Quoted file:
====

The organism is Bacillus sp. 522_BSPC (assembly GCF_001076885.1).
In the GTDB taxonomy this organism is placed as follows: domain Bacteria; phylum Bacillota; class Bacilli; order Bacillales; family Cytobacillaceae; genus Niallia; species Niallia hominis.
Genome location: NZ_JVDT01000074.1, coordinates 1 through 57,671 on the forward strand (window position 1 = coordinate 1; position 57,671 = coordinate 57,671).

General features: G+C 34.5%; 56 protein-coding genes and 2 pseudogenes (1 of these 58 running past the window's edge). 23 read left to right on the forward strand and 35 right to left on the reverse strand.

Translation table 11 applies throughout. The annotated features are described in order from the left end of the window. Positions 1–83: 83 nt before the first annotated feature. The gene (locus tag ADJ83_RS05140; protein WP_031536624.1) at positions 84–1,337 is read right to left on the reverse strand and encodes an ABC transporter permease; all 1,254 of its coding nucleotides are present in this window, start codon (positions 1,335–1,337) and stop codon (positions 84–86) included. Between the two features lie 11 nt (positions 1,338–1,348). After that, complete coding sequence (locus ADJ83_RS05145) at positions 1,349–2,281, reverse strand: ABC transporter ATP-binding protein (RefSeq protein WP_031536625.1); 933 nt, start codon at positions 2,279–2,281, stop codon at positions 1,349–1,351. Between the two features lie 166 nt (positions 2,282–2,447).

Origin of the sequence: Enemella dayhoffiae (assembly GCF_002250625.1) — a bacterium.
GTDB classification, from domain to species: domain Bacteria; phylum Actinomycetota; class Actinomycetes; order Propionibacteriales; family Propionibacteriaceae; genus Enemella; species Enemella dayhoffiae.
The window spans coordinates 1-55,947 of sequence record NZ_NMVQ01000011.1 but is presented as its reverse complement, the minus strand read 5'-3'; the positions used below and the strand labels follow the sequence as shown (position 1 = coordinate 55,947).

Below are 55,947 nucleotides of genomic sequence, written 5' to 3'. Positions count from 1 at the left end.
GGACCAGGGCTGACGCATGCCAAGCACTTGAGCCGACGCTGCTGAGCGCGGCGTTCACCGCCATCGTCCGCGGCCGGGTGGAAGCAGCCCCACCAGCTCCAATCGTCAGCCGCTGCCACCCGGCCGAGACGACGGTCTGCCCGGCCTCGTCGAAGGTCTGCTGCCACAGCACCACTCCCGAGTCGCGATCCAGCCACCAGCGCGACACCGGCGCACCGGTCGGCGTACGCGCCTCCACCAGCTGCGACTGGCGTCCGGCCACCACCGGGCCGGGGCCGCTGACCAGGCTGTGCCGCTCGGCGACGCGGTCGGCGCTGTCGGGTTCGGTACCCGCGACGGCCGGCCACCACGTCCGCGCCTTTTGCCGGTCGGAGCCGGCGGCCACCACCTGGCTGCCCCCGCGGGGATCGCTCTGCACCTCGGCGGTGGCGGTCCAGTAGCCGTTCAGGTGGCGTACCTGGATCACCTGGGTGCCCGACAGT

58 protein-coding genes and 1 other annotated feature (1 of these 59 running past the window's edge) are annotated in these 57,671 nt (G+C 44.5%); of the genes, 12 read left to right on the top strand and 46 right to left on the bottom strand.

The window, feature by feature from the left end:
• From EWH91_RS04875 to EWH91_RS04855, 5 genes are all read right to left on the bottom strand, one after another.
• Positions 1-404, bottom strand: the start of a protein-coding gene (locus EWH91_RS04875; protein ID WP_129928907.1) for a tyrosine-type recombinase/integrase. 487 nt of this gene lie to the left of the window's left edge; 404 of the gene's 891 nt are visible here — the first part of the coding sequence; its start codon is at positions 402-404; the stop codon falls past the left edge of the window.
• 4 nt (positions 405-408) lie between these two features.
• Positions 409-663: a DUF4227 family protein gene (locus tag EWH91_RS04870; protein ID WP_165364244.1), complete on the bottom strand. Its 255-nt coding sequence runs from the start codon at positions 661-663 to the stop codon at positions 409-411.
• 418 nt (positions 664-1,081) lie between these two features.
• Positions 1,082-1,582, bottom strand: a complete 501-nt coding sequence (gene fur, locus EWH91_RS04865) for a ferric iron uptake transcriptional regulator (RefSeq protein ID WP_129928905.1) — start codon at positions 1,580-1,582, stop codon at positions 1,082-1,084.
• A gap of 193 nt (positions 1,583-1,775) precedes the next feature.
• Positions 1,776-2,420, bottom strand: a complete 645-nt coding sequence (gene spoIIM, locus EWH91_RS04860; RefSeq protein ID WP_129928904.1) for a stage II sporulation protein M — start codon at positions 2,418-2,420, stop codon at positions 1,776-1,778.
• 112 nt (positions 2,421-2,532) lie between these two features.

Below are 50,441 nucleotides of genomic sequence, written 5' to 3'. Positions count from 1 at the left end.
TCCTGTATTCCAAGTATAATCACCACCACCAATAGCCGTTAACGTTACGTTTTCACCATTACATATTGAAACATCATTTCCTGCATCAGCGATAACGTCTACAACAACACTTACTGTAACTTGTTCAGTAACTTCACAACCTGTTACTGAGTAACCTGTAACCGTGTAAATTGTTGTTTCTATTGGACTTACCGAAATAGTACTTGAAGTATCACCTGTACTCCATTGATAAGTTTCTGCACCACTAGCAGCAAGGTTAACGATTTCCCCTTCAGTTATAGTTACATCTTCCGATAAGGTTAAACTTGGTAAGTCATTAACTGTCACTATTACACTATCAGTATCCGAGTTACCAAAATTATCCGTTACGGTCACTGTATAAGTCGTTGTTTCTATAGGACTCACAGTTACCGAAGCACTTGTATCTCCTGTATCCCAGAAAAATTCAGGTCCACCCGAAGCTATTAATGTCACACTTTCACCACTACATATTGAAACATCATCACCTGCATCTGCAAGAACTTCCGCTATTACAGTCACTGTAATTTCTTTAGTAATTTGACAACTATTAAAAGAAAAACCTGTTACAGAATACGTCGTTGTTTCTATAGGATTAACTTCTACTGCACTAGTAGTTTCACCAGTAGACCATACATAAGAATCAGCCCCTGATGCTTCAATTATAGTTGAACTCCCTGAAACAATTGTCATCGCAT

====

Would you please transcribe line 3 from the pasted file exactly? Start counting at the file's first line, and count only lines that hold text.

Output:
Genome location: NZ_JVDT01000074.1, coordinates 1 through 57,671 on the forward strand (window position 1 = coordinate 1; position 57,671 = coordinate 57,671).